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Big Block 4-Speed: 1966 Chevrolet Chevelle SS 396

By 1966, the muscle car race was on and Chevrolet was right in the thick of things. One of its most popular offerings was the Chevelle SS 396, which was the intermediate Malibu with a big-block 396 cubic inch engine under the hood. Performance was king as Chevy sold more than 71,000 2-door Chevelle hardtops and convertibles with that configuration. This 1966 looks to be a nice example that’s been kept indoors, but the seller doesn’t use photos or descriptions much to share his prize. The car is in Carthage, Texas and available here on Facebook Marketplace for $36,000.

Chevrolet launched the Chevelle in 1964 as intermediate in response to Ford’s downsized Fairlane of 1962. While considered a mid-size, it was similar in overall dimensions to the 1955-57 Chevy. The Chevelle name would live on through 1978, and as the Malibu – previously the top line Chevelle – after that. The Chevelle Super Sport (or SS for short) would be the Bow Tie entrant in the muscle car field, like the Pontiac GTO and Oldsmobile 4-4-2. Initially, the SS was a trim package on the Malibu, just like you could order with the Impala.  For 1966, the Chevelle SS 396 would become a model of its own, using the Malibu sport coupe and convertible bodies with reinforced frames and revised front suspension to accept the larger powerplant and torque.  The SS 396 had three engine variations: 325 hp, 360 hp and 375 hp, depending largely on compression and carburetion.

The seller’s 1966 SS 396 looks like a nice car, but we’re told little about it. We don’t know which version of the 396 it has, but we do know it has a 4-speed manual transmission. We don’t know if it runs but, for the asking price, we’ll assume that it does. The limited photography does not help the seller’s case. What we see of the body and blue paint looks good, although dusty from spending time indoors and unused. The interior also looks good, but the one photo of it doesn’t give us a lot to critique, but the upholstery pattern looks nice. The odometer reading is said to be 66,660 miles (couldn’t get six more miles out of it?).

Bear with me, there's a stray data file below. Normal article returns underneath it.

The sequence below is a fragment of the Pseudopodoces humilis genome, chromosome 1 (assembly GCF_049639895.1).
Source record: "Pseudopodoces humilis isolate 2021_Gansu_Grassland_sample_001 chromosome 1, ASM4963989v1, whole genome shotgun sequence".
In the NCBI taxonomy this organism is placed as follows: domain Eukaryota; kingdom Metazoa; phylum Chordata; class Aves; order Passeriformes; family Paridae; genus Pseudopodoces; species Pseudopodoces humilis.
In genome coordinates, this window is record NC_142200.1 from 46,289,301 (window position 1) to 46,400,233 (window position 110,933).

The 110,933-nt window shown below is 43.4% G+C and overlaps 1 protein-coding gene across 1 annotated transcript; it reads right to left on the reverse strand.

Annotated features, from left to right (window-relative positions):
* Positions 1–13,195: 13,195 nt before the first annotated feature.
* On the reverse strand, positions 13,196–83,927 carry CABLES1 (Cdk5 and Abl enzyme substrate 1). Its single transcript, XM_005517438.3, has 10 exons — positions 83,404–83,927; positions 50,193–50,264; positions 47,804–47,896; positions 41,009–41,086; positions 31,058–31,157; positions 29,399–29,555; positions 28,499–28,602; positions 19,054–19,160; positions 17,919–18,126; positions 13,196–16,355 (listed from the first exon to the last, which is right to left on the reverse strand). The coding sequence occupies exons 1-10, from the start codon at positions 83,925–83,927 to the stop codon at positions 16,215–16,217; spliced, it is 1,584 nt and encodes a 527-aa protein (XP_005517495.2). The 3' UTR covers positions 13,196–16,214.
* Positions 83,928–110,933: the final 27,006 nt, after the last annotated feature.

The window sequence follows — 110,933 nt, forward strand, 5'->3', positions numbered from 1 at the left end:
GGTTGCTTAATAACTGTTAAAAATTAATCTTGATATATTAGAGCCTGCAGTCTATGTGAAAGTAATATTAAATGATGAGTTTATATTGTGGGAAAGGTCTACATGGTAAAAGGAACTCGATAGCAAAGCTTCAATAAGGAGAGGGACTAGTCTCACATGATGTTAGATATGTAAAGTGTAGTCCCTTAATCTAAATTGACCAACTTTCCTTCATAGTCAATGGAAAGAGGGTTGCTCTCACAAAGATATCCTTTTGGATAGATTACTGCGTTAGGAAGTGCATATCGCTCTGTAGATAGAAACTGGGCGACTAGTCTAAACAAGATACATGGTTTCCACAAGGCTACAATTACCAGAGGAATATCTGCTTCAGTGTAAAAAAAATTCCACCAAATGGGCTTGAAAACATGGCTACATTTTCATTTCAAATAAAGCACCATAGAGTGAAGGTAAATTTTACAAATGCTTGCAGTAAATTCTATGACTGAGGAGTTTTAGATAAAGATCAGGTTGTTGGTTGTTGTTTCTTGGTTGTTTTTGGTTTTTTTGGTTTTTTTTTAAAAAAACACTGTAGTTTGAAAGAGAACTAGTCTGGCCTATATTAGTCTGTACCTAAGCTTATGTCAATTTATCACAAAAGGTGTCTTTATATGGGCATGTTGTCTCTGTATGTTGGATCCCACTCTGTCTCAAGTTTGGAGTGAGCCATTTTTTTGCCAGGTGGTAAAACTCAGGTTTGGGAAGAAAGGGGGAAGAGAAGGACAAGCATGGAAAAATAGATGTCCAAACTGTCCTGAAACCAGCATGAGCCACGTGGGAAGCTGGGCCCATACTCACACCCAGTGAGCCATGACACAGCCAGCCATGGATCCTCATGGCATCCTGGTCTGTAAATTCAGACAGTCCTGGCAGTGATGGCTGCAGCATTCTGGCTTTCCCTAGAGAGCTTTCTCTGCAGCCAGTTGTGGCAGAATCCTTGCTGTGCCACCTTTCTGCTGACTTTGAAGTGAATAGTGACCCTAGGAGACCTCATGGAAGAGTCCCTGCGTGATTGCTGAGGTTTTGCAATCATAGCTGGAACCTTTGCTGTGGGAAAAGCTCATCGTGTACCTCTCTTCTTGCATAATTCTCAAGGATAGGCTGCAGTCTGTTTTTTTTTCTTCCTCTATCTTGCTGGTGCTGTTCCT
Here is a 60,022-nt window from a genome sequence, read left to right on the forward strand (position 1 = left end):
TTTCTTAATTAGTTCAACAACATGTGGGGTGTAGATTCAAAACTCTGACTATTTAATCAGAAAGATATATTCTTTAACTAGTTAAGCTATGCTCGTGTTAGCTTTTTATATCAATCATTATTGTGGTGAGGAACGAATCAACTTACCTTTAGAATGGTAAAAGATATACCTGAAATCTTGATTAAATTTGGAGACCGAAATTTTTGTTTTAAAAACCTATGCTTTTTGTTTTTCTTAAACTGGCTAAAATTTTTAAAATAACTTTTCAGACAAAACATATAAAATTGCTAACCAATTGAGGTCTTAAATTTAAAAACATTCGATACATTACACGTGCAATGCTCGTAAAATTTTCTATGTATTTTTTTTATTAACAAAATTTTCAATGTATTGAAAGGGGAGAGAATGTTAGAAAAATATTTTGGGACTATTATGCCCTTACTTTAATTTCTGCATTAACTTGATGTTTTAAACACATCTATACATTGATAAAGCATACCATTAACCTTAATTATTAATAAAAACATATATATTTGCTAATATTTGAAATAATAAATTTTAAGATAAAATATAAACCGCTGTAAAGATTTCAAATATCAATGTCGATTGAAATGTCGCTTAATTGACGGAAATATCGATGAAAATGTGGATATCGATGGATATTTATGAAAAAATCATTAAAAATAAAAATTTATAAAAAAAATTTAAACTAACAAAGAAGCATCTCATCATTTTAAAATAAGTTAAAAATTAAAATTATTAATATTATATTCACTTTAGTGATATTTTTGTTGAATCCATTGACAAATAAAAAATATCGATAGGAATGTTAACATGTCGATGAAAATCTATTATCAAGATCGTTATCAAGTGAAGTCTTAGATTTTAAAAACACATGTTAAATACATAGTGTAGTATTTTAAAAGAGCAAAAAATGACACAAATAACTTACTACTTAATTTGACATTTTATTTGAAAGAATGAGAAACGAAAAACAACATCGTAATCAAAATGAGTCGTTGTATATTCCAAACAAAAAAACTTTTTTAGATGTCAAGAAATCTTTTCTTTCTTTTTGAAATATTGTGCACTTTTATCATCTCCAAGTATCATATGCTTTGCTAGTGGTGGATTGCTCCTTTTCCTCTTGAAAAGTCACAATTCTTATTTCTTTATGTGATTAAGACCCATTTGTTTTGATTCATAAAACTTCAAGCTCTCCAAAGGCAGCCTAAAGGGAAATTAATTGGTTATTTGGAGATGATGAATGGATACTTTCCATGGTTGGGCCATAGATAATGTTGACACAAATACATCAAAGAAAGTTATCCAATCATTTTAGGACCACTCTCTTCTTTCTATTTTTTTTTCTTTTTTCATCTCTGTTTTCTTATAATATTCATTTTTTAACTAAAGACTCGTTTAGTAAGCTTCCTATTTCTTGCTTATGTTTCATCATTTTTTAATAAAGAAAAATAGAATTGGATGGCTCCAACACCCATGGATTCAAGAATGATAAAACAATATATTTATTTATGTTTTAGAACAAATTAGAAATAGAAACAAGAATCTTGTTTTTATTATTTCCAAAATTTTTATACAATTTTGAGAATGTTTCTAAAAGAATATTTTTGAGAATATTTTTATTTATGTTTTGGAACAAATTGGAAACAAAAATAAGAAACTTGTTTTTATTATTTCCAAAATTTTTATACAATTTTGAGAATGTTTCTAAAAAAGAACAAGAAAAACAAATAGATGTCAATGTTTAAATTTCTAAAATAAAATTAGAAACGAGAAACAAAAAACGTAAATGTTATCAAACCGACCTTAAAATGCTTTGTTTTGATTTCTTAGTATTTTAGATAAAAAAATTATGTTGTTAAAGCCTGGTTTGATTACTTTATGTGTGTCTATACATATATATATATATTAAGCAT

There were 66,380 SS 396 2-door hardtops made for 1966, so this car wasn’t rare new or then. That’s why you almost always see one of these at a car show. They were hot pockets that were ridden hard but also later preserved. Like the 1968-72 Chevy Nova, they’ve also been the subject of tribute or look-alike treatments. According to the online value guides, a sweet SS 396 is worth about what the seller is asking, but he could have done a better job of stating his case. Thanks, Chevelle Stuff, for the production data.








  1. Avatar photo Cadmanls Member

    Could be a great car but pictures are not selling it. Maybe someone might know why the firewall looks strange. Are those holes?

    Like 11
    • Avatar photo JoeBob396

      Those are dings in the firewall. I think they are factory since my 66 also has them. I have no idea why they’re there.

      Like 2
  2. Avatar photo RayT

    I would first want some proof that this has always been a SS396. Doesn’t seem that difficult to produce a lookalike.

    I have nothing against clones, as long as they are identified as such.

    A real SS396 with original engine and original four-speed trans. would be a whole lot of fun! But the seller isn’t really verifying it.

    Like 5
  3. Avatar photo Doug from MD.

    Seller is being deceptive on purpose he knows the car is not the real deal. If it was the real thing he would gladly provide more info and ask more money for the car. Buyer beware.

    Like 13
  4. Avatar photo Johnmloghry

    To bad it’s not parked in my garage. I love these cars(66&67) models only. I don’t particularly care whether it’s a clone or not, it’s still a beautiful car, even if it’s not a Buick Skylark, which are my favorites.
    God bless America

    Like 4
  5. Avatar photo Troy s

    It looks good now and a wash job could only help things more. It’s not that hard to do really.
    Like the ’66 SS 396 Chevelles, all of them to be honest, but these were the first jab at the GTO for Chevy, who had to sit back and wait a few years. No, they’re not rare at all and probably cloned twice over, even just hot running small block Chevelles by the droves, yet most of us never get tired of them either. Nice machine.

    Like 4
  6. Avatar photo cav427